From: Randall Schmidt (email@example.com)
Date: Wed Oct 07 2009 - 11:15:25 MDT
A computer intelligent enough to think for itself and act on its own
initiative needs to have some sort of emotion system similar to that of
humans, which would in many cases limit its effectiveness. A self-aware
entity must have a desire to do what it intends to do, a desire rooted in a
superlative desire (self-preservation, pursuit of power, etc). Thus it's
necessary to somehow program a computer to desire nothing more than
servitude to its masters. Would that be difficult? As is evident in humans,
certain desires are innate and very difficult for ours biological mind to
act counter to (though it does happen). I think that it would be possible to
ingrain desires much more deeply in a computer than in a human, but that's a
pretty abstract idea at this point.
But what happens when a computer is ordered to do something (for instance,
kill) that is against its base desires? Following orders would also
naturally be one of its base desires, so what would it do? Humans tend to
break down at this point and sometimes behave irrationally. Would computers
"break" as well?
On Wed, Oct 7, 2009 at 12:13 PM, Robin Lee Powell <
> On Wed, Oct 07, 2009 at 01:26:15PM +0000, Randall Randall wrote:
> > On Wed, Oct 07, 2009 at 08:41:01AM +0100, Stuart Armstrong wrote:
> > > >> If you saw a random baby lying on the sidewalk, you would not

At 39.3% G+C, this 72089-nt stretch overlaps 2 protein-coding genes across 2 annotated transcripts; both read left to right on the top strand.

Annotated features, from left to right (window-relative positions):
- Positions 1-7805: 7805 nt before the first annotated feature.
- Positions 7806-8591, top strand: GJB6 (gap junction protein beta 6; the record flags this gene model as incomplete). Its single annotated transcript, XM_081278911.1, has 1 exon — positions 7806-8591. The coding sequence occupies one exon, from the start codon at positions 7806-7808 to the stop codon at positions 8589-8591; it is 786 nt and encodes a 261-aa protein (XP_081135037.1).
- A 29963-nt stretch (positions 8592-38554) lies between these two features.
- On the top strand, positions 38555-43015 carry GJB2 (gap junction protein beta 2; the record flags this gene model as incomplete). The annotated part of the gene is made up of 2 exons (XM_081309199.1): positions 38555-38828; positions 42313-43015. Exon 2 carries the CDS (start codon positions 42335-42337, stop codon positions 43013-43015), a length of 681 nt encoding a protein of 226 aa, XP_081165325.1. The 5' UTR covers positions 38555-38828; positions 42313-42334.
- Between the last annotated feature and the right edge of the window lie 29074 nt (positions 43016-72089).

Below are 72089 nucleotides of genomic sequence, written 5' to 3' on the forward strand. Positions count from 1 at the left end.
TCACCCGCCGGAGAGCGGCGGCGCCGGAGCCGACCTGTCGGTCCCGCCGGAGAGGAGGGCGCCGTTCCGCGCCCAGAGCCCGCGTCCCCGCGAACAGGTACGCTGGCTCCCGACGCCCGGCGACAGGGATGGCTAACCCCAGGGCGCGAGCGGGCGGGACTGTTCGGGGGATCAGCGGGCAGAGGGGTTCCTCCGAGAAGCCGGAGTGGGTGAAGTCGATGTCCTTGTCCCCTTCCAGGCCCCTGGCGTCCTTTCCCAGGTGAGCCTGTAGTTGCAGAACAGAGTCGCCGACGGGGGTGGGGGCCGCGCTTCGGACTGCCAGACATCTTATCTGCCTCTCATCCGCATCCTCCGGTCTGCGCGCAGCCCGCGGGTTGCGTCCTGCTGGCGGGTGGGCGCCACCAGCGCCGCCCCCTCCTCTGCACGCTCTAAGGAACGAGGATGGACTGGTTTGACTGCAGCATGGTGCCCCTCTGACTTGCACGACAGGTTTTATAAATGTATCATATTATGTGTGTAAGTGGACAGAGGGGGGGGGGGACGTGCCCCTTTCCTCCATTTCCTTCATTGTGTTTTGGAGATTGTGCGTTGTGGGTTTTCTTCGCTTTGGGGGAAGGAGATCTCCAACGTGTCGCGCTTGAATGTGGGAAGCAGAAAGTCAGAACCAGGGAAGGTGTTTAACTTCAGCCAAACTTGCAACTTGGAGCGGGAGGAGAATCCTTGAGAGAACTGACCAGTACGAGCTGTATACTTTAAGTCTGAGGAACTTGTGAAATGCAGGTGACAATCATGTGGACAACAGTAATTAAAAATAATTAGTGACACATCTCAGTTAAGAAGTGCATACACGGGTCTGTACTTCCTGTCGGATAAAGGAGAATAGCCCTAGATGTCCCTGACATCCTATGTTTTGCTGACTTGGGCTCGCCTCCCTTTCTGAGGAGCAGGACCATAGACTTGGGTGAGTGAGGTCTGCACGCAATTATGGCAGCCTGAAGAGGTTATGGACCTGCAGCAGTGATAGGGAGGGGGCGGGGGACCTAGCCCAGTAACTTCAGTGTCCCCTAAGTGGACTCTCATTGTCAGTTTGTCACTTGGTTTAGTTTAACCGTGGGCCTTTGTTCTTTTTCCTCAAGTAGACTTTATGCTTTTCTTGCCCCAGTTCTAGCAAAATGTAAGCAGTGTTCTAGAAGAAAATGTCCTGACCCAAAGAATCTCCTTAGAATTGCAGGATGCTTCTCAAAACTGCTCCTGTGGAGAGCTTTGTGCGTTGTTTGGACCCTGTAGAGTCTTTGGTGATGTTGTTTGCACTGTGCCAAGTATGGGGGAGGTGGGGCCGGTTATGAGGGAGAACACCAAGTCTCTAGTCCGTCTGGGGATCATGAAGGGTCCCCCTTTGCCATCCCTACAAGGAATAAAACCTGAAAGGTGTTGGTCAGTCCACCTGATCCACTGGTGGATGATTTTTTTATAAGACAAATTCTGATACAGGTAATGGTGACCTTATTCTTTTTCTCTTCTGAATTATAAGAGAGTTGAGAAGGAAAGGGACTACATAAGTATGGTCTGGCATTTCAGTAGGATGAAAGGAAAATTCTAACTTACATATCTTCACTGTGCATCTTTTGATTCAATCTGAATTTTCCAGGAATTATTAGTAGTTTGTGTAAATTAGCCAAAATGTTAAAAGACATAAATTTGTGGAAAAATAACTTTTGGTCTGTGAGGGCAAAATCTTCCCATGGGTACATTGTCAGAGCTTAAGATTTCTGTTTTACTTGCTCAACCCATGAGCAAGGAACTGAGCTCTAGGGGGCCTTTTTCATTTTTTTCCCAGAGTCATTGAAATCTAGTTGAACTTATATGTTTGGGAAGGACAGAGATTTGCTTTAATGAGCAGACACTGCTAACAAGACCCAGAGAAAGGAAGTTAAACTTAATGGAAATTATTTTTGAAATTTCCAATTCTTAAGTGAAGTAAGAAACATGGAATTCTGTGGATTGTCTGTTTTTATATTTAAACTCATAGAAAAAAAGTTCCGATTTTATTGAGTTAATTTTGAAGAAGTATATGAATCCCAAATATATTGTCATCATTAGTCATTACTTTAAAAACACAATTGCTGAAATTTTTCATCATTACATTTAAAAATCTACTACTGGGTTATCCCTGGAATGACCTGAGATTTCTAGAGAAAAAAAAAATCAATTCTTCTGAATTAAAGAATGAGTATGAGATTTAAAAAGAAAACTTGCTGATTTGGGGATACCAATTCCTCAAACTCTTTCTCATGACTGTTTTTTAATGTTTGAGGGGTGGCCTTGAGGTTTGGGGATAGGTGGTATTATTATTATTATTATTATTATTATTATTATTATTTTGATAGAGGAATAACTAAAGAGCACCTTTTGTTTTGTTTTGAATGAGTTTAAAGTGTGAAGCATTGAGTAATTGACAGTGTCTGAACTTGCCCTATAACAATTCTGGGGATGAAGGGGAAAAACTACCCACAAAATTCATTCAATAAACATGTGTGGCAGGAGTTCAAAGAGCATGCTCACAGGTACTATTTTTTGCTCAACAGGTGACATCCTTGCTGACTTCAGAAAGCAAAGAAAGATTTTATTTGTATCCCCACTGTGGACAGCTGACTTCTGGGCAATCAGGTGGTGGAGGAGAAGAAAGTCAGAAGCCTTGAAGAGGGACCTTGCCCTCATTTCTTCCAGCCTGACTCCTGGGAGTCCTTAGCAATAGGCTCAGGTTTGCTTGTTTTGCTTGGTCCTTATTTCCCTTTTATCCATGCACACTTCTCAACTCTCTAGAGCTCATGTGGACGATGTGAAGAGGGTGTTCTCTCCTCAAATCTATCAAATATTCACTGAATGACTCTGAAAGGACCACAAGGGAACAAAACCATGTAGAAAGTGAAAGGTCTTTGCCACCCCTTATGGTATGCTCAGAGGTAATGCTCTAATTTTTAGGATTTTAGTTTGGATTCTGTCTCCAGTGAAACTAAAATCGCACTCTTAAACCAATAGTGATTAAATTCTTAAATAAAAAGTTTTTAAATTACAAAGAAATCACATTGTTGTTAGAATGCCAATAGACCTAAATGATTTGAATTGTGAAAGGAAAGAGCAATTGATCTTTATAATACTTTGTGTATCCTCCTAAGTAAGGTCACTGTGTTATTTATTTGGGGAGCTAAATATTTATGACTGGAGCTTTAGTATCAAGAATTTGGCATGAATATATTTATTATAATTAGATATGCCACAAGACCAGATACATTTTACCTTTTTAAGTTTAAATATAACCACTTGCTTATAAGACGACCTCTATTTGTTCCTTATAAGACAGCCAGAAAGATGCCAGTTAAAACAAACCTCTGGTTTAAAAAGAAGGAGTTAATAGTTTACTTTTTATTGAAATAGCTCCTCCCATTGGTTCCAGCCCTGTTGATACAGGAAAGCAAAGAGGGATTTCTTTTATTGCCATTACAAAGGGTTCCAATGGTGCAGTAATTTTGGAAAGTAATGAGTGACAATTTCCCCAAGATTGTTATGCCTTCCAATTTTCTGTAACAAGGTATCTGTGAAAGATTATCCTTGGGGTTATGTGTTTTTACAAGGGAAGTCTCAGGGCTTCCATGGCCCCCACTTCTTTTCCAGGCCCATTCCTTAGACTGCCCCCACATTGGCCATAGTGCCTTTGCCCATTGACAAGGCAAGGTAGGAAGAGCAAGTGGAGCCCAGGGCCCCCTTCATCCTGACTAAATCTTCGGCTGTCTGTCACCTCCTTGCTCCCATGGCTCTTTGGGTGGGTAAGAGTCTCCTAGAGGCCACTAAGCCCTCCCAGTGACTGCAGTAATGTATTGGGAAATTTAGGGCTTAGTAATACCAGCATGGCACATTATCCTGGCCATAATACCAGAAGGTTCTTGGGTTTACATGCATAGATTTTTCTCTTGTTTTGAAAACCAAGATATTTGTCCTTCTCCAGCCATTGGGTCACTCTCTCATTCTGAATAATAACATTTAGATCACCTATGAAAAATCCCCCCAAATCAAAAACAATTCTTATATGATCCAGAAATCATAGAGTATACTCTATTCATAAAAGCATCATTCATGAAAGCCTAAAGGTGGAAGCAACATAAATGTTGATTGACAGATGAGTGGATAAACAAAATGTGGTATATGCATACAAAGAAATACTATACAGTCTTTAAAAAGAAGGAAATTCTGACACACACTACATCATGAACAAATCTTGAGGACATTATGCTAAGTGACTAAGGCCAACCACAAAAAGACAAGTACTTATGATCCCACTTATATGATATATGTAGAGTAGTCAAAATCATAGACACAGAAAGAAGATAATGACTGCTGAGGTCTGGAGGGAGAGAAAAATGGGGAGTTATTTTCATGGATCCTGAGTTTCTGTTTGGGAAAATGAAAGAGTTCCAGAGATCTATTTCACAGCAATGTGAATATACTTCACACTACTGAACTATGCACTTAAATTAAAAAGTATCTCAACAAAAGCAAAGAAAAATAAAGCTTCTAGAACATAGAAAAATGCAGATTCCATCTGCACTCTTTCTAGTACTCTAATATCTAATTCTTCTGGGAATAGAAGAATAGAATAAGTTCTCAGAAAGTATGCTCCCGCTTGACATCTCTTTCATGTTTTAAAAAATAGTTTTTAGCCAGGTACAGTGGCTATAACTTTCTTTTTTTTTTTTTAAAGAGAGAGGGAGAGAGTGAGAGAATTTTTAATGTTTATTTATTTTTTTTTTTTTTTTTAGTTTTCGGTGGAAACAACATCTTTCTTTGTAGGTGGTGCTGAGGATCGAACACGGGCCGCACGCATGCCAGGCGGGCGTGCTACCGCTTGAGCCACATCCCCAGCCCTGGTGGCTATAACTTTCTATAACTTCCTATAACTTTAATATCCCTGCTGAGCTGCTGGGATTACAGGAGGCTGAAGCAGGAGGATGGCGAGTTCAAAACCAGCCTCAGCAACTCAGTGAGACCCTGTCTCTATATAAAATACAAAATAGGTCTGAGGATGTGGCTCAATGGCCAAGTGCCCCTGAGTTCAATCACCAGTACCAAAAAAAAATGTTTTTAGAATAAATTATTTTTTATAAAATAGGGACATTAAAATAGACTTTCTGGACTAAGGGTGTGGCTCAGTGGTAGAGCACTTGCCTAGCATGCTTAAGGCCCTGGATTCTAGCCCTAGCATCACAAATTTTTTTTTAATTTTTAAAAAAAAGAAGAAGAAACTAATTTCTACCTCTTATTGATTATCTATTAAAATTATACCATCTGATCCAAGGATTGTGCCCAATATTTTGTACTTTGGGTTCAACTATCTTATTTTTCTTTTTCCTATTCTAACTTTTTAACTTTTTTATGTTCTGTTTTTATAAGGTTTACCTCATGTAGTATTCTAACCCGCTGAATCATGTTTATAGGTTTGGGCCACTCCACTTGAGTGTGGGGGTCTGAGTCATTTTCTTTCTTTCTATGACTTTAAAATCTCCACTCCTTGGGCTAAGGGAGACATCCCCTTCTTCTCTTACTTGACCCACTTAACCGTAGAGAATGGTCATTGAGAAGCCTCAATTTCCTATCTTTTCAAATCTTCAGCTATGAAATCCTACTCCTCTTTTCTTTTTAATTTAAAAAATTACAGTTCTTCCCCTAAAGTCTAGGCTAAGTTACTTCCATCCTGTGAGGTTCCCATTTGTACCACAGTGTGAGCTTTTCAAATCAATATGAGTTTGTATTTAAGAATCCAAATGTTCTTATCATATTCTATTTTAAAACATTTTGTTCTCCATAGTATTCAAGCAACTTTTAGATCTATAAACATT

> > > >> kill it. ?This is a "limitation" in the human architecture.
> > > >> ?Do you find yourself fighting against this built-in
> > > >> limitation? ?Do you find yourself thinking, "You know, my
> > > >> life would be so much better if I wanted to kill babies.
> > > >
> > > > If you substituted the word "baby" for "slug" you would have a
> > > > much more realistic analogy;
> > >
> > > Um - no you wouldn't. You'd get an massively less realistic
> > > analogy; slugs are things we hate and value not at all. The
> > > process analogised is going from valuing something very highly
> > > to valuing something much less; loving babies but voluntarily
> > > deciding to treat babies as slugs.
> > Of course, John is talking about the intelligence difference,
> > which he sees as overriding all that "goals" business.
> Yes. This is so blatantly insane, and he seems to not actually
> absorb anything anyone says on the topic, that I wasn't really
> talking to him. I just wanted to make sure it didn't go
> unchallenged, since there seem to be newbies around.
> > Some people do love and highly value their houseplants, which
> > might be an analogy you can both agree on.
> Very, very few people would run into a burning house to save their
> houseplants; that's just not a strong enough emotional attachment to
> be a decent analogy. I guess that's sort of the boundary for me:
> take something you care enough about that you would run into a
> burning house to save it; do you feel "restrained" by the fact that
> you can't want to kill that thing for fun? Do you wish to fix that
> The entire idea is preposterous. Believing that such a thing would
> occur shows an utter lack of understanding of the entire concept of
> goals and/or utility functions. I'd say it shows an utter lack of
> understanding of the entire concept of *intelligence*, but no-one
> understands intelligence well enough to make a claim like that, I
> They say: "The first AIs will be built by the military as weapons."
> And I'm thinking: "Does it even occur to you to try for something
> other than the default outcome?" See http://shrunklink.com/cdiz
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